|Sri Lanka govt. denies shelling that killed 16 patients|
|Wednesday, 11 February 2009|
COLOMBO (AFP) – Sri Lanka's military Wednesday denied it had shelled a makeshift hospital killing 16 patients, as concern grew for civilians trapped in fighting between government soldiers and Tamil rebels.
"We did not fire at this location on Monday and it is quite possible that the LTTE attacked them," said military spokesman Brigadier Udaya Nanayakkara, referring to the Liberation Tigers of Tamil Eelam, or Tamil Tigers.
The guerrillas, cornered in the north of the country in an area of less than 100 square kilometres (38 square miles) and seemingly close to defeat, were also stopping civilians fleeing rebel-held areas, the spokesman said.
His comments came after the International Committee of the Red Cross said the hospital was shelled. The organisation did not say who was responsible for the attack, but urged government forces and the rebels to spare non-combatants. "We are shocked that patients are not afforded the protection they are entitled to," said Paul Castella, head of the ICRC delegation in Colombo.
"Once more, we call on both parties to meet their obligation under international humanitarian law to spare at all times the wounded and sick people, medical personnel and medical facilities."
News of the shelling on the temporary hospital in Putumattalan came as civilians poured across the frontlines out of territory held by the Tigers, who have battled since 1972 for an independent Tamil homeland.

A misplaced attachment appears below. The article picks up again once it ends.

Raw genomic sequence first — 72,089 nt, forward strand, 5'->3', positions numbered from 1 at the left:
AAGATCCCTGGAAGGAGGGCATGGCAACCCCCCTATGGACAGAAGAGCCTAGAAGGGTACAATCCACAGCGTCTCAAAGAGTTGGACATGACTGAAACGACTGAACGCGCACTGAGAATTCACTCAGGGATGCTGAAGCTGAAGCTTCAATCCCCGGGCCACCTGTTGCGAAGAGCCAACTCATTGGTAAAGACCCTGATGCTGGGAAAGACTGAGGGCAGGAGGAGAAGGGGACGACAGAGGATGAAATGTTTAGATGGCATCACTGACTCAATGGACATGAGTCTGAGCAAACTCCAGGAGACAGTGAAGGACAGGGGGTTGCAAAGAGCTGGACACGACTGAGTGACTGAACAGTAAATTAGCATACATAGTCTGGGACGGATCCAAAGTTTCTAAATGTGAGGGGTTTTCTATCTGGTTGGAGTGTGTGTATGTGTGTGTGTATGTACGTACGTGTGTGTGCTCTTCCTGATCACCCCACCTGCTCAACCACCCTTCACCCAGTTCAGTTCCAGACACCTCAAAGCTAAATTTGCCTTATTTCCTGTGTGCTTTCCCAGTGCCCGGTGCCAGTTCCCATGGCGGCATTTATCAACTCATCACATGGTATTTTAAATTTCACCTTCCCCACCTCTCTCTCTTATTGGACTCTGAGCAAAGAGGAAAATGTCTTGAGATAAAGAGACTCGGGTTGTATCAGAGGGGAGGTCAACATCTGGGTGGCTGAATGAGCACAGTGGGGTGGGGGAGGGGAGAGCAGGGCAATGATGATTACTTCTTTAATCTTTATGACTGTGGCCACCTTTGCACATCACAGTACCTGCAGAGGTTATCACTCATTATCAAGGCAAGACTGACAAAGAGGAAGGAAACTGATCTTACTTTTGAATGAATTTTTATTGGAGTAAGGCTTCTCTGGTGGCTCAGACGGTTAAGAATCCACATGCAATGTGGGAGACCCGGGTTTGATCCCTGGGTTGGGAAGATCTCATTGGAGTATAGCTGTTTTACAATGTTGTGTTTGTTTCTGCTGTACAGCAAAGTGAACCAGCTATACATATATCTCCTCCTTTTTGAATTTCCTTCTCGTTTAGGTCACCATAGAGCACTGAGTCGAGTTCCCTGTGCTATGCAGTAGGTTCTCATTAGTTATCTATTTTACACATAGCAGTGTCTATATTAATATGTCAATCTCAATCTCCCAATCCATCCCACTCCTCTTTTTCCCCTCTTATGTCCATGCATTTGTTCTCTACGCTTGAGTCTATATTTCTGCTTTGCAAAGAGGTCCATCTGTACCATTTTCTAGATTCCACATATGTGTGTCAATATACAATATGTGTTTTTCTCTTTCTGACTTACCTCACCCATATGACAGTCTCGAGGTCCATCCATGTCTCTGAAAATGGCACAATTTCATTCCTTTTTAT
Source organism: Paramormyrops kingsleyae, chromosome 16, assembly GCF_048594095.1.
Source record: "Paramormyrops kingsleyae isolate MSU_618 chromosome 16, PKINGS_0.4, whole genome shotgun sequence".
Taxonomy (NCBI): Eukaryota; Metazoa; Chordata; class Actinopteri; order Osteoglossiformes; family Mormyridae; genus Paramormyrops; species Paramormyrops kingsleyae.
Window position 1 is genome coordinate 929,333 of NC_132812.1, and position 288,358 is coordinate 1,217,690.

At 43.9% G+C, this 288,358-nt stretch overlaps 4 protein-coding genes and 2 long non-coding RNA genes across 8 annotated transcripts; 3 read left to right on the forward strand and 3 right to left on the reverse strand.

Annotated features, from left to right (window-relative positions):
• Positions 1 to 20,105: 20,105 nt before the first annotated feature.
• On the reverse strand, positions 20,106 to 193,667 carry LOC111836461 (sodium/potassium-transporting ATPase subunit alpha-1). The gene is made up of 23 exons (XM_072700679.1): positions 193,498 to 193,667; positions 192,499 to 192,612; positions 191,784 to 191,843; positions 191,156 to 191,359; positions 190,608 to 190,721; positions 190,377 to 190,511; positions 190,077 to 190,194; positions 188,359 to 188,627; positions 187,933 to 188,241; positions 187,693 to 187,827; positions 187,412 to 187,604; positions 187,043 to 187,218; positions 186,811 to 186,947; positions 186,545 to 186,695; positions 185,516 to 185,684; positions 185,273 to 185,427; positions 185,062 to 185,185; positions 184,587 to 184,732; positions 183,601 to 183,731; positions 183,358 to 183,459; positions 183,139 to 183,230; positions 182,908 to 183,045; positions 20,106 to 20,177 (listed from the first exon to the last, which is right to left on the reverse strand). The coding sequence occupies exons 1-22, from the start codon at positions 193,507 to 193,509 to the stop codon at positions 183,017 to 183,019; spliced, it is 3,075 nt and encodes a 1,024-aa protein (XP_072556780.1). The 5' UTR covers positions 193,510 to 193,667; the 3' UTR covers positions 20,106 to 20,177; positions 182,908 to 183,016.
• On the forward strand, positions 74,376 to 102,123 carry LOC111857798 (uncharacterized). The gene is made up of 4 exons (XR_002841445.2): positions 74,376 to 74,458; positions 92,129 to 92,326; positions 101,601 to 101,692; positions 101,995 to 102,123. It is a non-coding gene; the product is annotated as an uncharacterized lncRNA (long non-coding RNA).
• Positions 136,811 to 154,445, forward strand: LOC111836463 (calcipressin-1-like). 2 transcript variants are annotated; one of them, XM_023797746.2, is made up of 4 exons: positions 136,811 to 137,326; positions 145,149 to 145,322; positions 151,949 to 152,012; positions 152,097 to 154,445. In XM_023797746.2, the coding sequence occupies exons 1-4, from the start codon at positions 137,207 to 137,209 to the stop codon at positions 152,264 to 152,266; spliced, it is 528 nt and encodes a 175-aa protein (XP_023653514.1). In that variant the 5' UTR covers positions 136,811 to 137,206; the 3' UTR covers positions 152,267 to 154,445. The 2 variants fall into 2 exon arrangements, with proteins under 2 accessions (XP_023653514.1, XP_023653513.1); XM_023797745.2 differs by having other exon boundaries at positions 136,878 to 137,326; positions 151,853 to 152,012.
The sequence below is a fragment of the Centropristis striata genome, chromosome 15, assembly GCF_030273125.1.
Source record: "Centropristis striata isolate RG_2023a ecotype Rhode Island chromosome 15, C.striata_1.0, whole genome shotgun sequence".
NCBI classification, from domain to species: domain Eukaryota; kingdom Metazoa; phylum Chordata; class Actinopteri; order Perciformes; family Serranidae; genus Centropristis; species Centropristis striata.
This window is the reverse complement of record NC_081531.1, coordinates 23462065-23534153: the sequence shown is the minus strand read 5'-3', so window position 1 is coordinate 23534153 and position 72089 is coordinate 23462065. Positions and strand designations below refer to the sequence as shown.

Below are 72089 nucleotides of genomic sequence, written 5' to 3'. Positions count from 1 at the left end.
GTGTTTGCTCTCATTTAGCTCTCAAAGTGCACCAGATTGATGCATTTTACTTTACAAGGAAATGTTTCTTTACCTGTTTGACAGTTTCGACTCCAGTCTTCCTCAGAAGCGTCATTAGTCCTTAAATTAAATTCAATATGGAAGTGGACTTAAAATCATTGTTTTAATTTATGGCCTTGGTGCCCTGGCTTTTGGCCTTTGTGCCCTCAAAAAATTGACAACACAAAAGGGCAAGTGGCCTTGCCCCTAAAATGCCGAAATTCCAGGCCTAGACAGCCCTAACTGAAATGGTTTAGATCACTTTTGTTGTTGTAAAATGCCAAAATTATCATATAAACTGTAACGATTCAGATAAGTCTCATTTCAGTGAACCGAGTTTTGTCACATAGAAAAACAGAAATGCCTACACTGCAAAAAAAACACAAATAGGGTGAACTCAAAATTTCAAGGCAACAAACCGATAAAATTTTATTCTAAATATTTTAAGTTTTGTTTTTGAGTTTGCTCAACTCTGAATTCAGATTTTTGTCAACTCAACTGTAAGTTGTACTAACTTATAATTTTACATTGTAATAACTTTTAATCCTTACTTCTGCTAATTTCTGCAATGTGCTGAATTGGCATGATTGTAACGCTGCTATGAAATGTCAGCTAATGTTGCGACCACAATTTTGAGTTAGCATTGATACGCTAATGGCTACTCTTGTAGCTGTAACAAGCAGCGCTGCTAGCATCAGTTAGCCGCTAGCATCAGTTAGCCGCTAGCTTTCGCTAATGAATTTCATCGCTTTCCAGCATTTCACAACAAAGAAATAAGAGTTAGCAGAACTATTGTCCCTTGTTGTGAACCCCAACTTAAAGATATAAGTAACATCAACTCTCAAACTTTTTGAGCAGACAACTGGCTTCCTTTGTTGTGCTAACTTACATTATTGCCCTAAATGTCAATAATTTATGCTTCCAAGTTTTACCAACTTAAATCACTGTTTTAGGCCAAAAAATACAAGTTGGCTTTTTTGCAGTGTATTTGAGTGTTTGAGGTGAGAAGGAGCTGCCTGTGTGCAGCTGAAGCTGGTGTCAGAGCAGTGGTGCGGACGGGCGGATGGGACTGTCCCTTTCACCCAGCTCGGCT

Sri Lanka's army has strangled the rebels into a small area of jungle after a string of battlefield victories, and the government has said final victory may come within days.
The military has accused the LTTE of gunning down 19 civilians and wounding another 75 who tried to escape from the dwindling territory still under rebel control on Tuesday.
The Tigers have issued no statements about the latest violence, and no independent verification was available as journalists, rights groups and international observers are unable to report freely from the area.
The authorities have also accused the only two independent groups still working in the conflict area, the ICRC and the UN, of causing panic by putting out exaggerated reports of civilian casualties -- a charge denied by both.
Last week, a mob stoned the ICRC offices in Colombo while on Tuesday demonstrators denounced US Secretary of State Hillary Clinton, who had asked for a "no-fire period" to allow civilians to move to safety.
Colombo has also pointed the finger at aid workers, diplomats and journalists saying they are being supportive of the Tamil Tigers.
On Monday, a female Tiger suicide bomber killed 30 people at a centre for displaced civilians, in what Sri Lankan authorities and the United States said was another attempt to stop people from leaving rebel territory.
The government says 32,000 non-combatants have already fled the war zone this month, with thousands more following every day.
Government forces on Wednesday kept up attacks against the rebels and took more territory, the defence ministry said.
Foreign Secretary Palitha Kohona said the Colombo government hoped displaced locals would be able to return to their homes within about a year after the region was swept for mines.
|Last Updated ( Friday, 09 October 2009 )|
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